Seems fair to me: dyadic leader consensus mediates fairness and group performance

Dritjon Gruda*, Jim McCleskey, Raul Berrios

*Corresponding author for this work

Research output: Contribution to journalArticlepeer-review

2 Citations (Scopus)


Drawing on both relational and shared leadership theory and utilizing social consensus, we examine the relationship between percieved leader fairness, leader consensus (LC), and group performance. We do so by conceptualizing LC as a new way of hypothesizing and examining shared leadership. LC derives from mutual dyadic perceptions of all members in a team. First, we examine perceptions of leader fairness as a possible antecedent of LC. Second, we investigate the mediational effect of dyadic perceptions of leadership (i.e., LC predicts group performance). In two multisource studies using a round-robin design, we demonstrate that when team members reach a clear consensus about their team leader, perceived leader fairness was positively associated with LC. Furthermore, teams who perceived their leaders as fair exhibited higher group performance.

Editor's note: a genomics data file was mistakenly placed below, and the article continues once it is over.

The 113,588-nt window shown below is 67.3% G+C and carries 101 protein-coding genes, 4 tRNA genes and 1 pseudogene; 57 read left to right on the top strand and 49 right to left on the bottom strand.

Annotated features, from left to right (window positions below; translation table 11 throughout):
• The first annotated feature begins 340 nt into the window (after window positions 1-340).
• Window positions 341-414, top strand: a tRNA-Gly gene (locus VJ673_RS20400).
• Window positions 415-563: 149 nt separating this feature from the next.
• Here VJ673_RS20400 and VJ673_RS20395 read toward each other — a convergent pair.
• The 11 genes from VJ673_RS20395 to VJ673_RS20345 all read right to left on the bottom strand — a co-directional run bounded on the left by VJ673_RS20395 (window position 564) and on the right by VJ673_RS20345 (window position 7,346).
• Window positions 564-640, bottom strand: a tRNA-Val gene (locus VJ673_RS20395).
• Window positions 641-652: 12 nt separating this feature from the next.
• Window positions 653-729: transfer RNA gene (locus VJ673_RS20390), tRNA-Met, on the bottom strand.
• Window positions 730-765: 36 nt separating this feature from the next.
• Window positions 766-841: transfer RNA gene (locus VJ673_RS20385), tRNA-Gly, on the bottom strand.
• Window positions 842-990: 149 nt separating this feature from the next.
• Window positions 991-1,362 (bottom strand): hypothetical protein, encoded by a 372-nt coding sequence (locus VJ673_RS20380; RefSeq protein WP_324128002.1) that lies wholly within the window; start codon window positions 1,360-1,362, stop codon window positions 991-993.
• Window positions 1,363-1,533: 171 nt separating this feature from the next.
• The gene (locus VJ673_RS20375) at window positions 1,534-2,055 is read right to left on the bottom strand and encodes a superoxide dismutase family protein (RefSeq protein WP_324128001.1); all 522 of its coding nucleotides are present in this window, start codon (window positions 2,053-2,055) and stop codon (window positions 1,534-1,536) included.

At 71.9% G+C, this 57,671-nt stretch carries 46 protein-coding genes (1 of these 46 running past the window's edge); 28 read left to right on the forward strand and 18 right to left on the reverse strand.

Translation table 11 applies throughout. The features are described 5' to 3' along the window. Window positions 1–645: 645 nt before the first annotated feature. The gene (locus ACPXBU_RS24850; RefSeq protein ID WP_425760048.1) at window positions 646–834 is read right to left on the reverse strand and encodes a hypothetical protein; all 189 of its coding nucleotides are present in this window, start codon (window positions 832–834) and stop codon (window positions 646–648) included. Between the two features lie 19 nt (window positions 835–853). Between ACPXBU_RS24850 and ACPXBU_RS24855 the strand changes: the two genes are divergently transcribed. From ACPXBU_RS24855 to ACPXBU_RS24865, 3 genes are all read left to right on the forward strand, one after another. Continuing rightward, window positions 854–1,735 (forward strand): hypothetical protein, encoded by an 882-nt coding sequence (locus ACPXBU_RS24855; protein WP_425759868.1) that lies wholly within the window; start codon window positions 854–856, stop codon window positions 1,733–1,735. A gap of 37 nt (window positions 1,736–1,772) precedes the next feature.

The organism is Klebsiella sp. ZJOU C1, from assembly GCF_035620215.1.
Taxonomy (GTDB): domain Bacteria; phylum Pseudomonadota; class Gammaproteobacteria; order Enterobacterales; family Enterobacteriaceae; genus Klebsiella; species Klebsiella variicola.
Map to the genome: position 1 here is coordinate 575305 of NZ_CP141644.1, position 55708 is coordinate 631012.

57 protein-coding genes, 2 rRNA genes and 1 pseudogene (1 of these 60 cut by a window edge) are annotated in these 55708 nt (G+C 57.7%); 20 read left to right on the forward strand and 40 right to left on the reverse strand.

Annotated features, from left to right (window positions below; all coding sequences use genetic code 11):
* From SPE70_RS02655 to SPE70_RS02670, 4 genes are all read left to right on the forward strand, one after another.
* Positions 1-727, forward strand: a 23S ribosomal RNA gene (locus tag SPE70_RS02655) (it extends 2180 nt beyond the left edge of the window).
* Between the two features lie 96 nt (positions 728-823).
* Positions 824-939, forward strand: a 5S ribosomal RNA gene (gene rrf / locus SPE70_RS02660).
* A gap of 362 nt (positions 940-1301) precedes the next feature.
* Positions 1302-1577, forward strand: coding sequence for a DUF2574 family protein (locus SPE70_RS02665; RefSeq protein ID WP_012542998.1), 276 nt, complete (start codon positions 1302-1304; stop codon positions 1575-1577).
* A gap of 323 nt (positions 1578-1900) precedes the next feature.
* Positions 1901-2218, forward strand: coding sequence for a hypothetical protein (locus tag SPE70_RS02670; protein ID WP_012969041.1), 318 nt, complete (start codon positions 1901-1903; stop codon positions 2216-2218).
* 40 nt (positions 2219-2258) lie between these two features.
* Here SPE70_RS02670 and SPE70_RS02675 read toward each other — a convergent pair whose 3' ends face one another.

Original languageEnglish
Pages (from-to)195-225
Number of pages31
JournalSmall Group Research
Issue number2
Publication statusPublished - 1 Apr 2018
Externally publishedYes


  • Consensus
  • Fairness
  • Leader
  • Performance
  • Team


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